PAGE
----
This shouldn’t detract from it being a targeted financial support package to keep firms and sectors in acute financial distress, afloat. With positive incentives to get businesses trading (the VAT cut) and to hold onto staff through short-time (at least) working till January (the retention bonus). The package has a lot of positive attributes. All these measures are about job preservation, which is clearly the right thing at this downward stage of the recession, by helping firms through to the expected recovery next year. There comes a point where the focus needs to shift toward new job creation. All the signs are that the Chancellor is planning this Phase 2 to tackling the coming unemployment storm, for an announcement in September.
Phase 2: Job Creation: Getting unemployment below 7% by the end of next year
The more conservative voices in economics are raising concerns about the future level of government debt and the need for tax rises or spending cuts to meet them. Now is not the time for the government to let these concerns prevent further action to get the economy moving and to get unemployment falling next year. There are a number of ways to emphasise this point.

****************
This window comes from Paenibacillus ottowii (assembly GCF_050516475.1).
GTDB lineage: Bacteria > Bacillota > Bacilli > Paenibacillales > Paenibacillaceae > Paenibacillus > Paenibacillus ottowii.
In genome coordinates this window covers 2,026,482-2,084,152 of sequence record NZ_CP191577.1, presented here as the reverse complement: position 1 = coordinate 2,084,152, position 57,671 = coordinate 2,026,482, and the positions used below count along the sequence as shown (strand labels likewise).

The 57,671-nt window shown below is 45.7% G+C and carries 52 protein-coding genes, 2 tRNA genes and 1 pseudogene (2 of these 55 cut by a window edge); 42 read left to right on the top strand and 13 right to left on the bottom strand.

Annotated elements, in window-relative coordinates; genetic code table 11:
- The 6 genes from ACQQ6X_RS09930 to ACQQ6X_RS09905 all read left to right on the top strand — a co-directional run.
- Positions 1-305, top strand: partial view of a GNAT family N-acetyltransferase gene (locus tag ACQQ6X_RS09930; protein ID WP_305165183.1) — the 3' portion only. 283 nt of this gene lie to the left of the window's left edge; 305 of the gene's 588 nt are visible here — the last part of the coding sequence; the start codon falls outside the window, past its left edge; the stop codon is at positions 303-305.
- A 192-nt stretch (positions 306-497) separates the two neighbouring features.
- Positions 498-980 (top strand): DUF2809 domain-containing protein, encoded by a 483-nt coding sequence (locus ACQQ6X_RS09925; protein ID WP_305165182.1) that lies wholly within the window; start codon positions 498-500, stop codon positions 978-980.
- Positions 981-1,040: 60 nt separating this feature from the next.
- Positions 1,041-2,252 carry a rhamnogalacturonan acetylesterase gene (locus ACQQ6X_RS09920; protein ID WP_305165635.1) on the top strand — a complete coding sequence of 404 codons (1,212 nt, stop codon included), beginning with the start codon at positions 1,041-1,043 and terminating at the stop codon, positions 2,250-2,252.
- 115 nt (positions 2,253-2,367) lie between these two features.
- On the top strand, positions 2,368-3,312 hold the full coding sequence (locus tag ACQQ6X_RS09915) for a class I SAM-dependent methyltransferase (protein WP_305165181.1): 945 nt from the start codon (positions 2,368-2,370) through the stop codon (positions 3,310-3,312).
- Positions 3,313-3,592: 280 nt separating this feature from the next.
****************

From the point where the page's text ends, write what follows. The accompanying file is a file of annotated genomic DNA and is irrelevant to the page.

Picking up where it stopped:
The primary reason austerity was so extended after the 2008/09 recession was that wages stagnated. Nothing generates tax receipts quite like earnings growth. We do not tax wealth and new jobs have a large untaxed Personal Allowance. Pay increases are taxed at a higher marginal rate and are thus more revenue rich. Another decade of pay stagnation and the government debt will be almost impossible to bring down. Pay growth after the 2008-09 recession only kicked in when unemployment fell below 6% in 2014 (the Brexit devaluation blocked this in 2017/18 but it had restarted ahead of COVID). Getting unemployment this low again as quickly as possible is essential to re-start the engine of tax receipts (which flow from pay growth). This is why the next phase of government action has to be about job generation and the deficit needs to wait until unemployment is clearly falling.
In addition, preserving viable firms and hence jobs prevent a huge loss of productive potential in the economy, especially for more productive firms. In this sense acting now is a major investment in the British economy by the government. This is analogous to the scarring effects of unemployment on people’s future earnings and hence productive contribution to the economy. Finally, stimulus measures to get jobs growth will be temporary and interest rates are extremely low and will remain so in a post-COVID suppressed economy. Given the huge economic crisis, this will most likely drive the Bank of England to pursue further quantitative easing by buying up government debt.